This blog post was written by Karel Antonin, who co-composed the music for Miner Wars 2081, which was also later used in Space Engineers. Last year, Karel started to work on music for Medieval Engineers.
Karel: “The first notes and ideas started to form half a year ago when Marek invited me into Keen Software House to take a look at our new project. He had showed me a rough outline of the game and almost immediately the first ideas started to emerge in my mind. In that first meeting we decided that the score in the game should be theme driven, contemporary, with its roots in traditional music from around the world.
We also decided right from the beginning to divide in-game music into multiple categories based on the instruments and style of each track. Those categories were: folk and traditional songs of Ireland, Bohemia, Japan and China. For each specific category we selected a few of the key instruments from each region that we would later incorporate in the score – from Irish flutes, bagpipes, cimbal, koto to shakuhachi, duduk, didjeridoo and many more.
Then the process of composing the score started. The first step was to compose the main theme that can be heard throughout the whole soundtrack and in its purest form in the main menu. Because Medieval Engineers is inherently a game in which players tend to spend a lot of time, there had to be enough variety and length in the score to accommodate this. At the end, 3.5 hours of score were created over the period of four months. At first, the score was created using synthetic mockups in my studio (I used Cubase and several terabytes of virtual instruments) – these were exchanged every day between Marek and me multiple times until we finalized every aspect. Each track was firstly created in its shorter form, approved and then extended into its final length of around 3.5 minutes.
There were two exceptions to this rule. Because I did not feel my sampled vocals were nearly as expressive as I needed, right from the beginning I enlisted help of Agnieszka “Agu” Kapuscinska – a singer, musician and songwriter from Poland. During the recording, I at first muted the synth vocals completely, and told her the settings of the game and mood of each specific track. Then I let her improvise freely to the rest of the synthetic orchestra. In the end, most of vocals that you can hear in the finished score are a result of a few days’ worth of genuine improvisation.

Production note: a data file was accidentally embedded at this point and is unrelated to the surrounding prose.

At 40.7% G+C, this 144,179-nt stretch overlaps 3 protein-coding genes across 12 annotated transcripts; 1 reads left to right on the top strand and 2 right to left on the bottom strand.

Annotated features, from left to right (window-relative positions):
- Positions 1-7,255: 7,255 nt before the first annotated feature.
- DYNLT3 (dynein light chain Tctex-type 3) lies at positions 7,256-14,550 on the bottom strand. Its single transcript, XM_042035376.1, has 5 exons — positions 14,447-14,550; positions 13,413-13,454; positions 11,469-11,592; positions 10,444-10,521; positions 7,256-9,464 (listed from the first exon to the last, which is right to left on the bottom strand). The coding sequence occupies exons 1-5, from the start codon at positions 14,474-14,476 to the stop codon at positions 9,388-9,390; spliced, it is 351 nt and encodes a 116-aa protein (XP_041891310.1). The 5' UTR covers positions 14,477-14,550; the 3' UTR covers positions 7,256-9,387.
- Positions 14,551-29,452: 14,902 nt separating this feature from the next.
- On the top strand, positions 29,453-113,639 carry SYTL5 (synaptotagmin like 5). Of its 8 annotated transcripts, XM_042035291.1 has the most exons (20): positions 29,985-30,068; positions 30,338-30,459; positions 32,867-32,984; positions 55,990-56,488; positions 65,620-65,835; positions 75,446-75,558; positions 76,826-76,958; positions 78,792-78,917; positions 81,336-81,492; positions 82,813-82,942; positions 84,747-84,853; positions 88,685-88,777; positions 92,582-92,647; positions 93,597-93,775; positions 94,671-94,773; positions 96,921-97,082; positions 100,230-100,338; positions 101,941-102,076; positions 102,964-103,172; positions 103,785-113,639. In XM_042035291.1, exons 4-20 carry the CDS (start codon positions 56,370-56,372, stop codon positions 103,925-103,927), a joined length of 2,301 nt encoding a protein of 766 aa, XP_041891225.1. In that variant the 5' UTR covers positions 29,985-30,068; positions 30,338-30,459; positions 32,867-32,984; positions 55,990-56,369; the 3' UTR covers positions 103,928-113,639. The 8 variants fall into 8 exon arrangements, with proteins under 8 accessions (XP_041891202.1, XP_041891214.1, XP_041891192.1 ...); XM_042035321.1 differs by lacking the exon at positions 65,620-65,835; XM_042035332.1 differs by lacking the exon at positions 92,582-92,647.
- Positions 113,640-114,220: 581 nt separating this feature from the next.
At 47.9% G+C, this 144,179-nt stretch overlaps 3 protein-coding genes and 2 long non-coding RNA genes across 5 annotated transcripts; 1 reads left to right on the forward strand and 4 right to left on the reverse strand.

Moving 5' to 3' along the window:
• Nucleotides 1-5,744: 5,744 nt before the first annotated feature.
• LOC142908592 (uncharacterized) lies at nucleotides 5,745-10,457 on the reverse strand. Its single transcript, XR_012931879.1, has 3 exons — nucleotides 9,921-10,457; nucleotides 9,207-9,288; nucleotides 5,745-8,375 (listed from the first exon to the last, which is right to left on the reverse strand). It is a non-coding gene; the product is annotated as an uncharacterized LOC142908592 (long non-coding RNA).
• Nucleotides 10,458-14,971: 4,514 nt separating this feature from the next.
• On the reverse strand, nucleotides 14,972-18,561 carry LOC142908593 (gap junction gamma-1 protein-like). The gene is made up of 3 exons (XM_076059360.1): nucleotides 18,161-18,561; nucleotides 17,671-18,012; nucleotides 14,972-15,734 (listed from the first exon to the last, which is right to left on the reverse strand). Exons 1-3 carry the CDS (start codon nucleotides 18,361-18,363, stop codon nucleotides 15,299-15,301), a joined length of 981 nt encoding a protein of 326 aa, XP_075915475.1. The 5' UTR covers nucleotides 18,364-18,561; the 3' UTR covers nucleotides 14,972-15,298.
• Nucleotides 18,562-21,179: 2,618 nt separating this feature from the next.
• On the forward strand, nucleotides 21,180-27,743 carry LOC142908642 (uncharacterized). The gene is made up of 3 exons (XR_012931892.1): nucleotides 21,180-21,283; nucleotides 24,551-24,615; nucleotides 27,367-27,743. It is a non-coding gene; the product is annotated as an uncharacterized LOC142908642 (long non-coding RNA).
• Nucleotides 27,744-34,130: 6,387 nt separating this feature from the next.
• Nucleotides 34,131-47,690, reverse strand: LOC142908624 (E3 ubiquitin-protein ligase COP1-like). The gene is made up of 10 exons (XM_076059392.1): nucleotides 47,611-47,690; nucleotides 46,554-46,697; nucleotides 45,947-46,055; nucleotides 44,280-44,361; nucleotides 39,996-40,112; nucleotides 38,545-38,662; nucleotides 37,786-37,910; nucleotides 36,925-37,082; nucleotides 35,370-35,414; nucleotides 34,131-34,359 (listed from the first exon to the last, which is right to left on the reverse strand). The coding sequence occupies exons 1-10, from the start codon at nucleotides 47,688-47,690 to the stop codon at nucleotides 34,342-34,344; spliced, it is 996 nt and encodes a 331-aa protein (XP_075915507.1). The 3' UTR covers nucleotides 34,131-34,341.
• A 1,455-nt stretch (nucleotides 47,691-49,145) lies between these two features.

The second exception came in the beginning of December with the scoring of the announcement trailer. That process was different from the rest in multiple aspects – at first I composed the trailer suite (a 2 minute long piece which featured all the key musical parts that were later used in the trailer) which then got extended to its full length in the beginning of January, once I got the final cut of the trailer. As soon as that was done, we sent it over to France to the orchestrator, Guillaume Tristant. He then took care of the orchestration, edited sheets and sent them the musicians. The next step was to produce the recording session (build a team, choose a date, and give musical intentions…). The next person in line was Samy Cheboub, whose task was to mix all the recorded material (strings section in this case) with the synthetic elements (percussion, horns) into one seamless mix. After that the final result was sent back to KSH where it was added to the trailer footage and (later that day) published.
The final piece in the production of the score was the recording of the in-game music – the moment which brought it to life. The music was recorded in multiple countries. First we recorded the orchestra in France, after which came the time to record additional soloists – violin, flute and guitar. Those instruments were recorded in a separate studio in the Czech Republic over the course of four days.
Medieval Engineers is one of the greatest and most intriguing projects I’ve worked on so far – in those four months there was something new every day. One day I felt the weight and grandeur of the majestic castles that players will be building, the next day it was the breath of a barbaric army trying to destroy them – and I enjoyed every moment of that process.”
You can hear the final result both in the game itself and on the OST, which includes musical highlights from the entire score.
Karel’s brief bio:
Karel Antonin has composed scores for over 50 projects, including short films, features, drama series, commercials and video games of various genres. In 2009 he won the award for the best score on Game Developers Session. In 2011 he won “The Best Score” award at the Underground Cinema Awards in Ireland. http://www.karelantonin.com/
Medieval Engineers – The Official Soundtrack Demo: